After Workhorse (NASDAQ:WKHS) failed to obtain a major deal with the U.S. Postal Service, some of those who are bullish on WKHS stock are hopeful that Congress will get the beleaguered electric vehicle maker a USPS deal after all.
But I believe that there are four main reasons why Congress is highly unlikely to come to Workhorse’s rescue anytime soon. Consequently, I expect the shares to, at the very least, in the medium term fall back to the intra-day low they reached in the wake of the company’s rejection by the USPS.
That level appears to be $11.87.
USPS Could Turn to Other EV Vendors
Sparking the hopes of WKHS stock bulls, a relatively small number of Democratic members of Congress have floated the idea of giving USPS another $6 billion to buy more EVs. The bulls seem to be assuming that, because Workhorse was the only pure-play EV maker to bid on the original contract, it will automatically get a piece of any new money the USPS spends on EVs.
But that assumption is, in my opinion, quite misguided. First of all, Oshkosh (NYSE:OSK), which won the original deal, has reportedly agreed to develop some internal-combustion vehicles and some EVs under the contract. Consequently, it’s safe to assume that Oshkosh is capable of building EVs for the Postal Service and therefore could potentially be awarded any new deal to create additional EVs for the agency.
Moreover, with a new administration in charge of the process (not to mention input from Congress, assuming it appropriates the money), other EV makers could very well seek to get a slice of any new deal. For example, Tesla (NASDAQ:TSLA), Rivian and Canoo (NASDAQ:GOEV) could all try to get a piece of the action.
Workhorse Has Red Flags
In previous columns, I’ve pointed out that the company has multiple red flags. For example, I noted that Workhorse says factory may not be able to make the vehicles cheaply enough to meet USPS needs. I also reported that a number of the company’s drones reportedly had technical issues, while pointing out that Fuzzy Panda, which shorted WKHS stock, alleged “that the company’s vehicles have malfunctioned on multiple occasions.”
Given these points and other red flags, I think it’s quite possible that the USPS decided to never order any vehicles from Workhorse, no matter how much money it gets from Congress.
Seventeen House Democrats reportedly launched a bill to give USPS $6 billion to build EVs and House Transportation and Infrastructure Chairman Peter DeFazio is backing the legislation. But I haven’t seen any signs that the Democratic leadership of the House is behind it.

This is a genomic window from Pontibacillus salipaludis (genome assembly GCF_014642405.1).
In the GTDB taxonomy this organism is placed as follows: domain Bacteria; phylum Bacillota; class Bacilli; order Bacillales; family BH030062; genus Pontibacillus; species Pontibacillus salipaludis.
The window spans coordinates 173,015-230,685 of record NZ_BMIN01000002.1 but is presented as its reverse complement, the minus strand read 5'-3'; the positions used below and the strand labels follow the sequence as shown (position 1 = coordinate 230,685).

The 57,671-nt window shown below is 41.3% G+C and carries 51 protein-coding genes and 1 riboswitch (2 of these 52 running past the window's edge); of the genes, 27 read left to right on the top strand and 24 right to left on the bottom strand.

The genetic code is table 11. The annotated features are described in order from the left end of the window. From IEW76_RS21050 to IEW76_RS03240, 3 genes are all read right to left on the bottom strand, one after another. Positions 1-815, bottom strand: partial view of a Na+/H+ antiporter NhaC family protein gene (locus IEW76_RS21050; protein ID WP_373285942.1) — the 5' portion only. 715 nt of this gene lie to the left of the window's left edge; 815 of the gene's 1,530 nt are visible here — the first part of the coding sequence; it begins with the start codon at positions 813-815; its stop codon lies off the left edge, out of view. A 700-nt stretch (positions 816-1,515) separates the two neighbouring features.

Meanwhile, at least 10 Senate Republicans would have to back giving the bill or the legislation will probably not get done this year. The former scenario is unlikely to materialize.
Finally, some House Democrats probably have ties to Oshkosh, which probably wants to build all of USPS’ vehicles. Consequently, any bill that would result in Workhorse getting a piece of the action may not even pass the House.
A Prolonged Process
Workhorse CEO Duane Hughes himself warned that any effort by the company to obtain a deal with the USPS could be “prolonged.” Specifically, he said that an early March “meeting with the USPS marked the first step in what we expect may be a prolonged process to explore our options and possibly pursue further action related to our…bid.”
While the process plays out, WKHS stock is likely to drop much further unless the company is able to obtain multiple, large orders from other entities. Further, Hughes did not sound certain that Workhorse would take further action to obtain a deal from the USPS.
The Bottom Line on WKHS Stock
At this point, Workhorse is highly unlikely to win any business from the USPS in the next year, and there’s a good chance that the company will never make a deal with the Postal Service.
As a result, WKHS stock, which still has a fairly large market capitalization of $1.9 billion and likely incorporates some hope of a USPS deal, is likely to languish for the foreseeable future and may never recover. Meanwhile, the company hasn’t done anything to make me less wary of its red flags.
Given these points, I continue to urge investors to sell the shares.
On the date of publication, Larry Ramer did not have (either directly or indirectly) any positions in the securities mentioned in this article.
Larry has conducted research and written articles on U.S. stocks for 14 years. He has been employed by The Fly and Israel’s largest business newspaper, Globes. Among his highly successful contrarian picks have been solar stocks, Roku, and Snap. You can reach him on StockTwits at @larryramer. Larry began writing columns for InvestorPlace in 2015.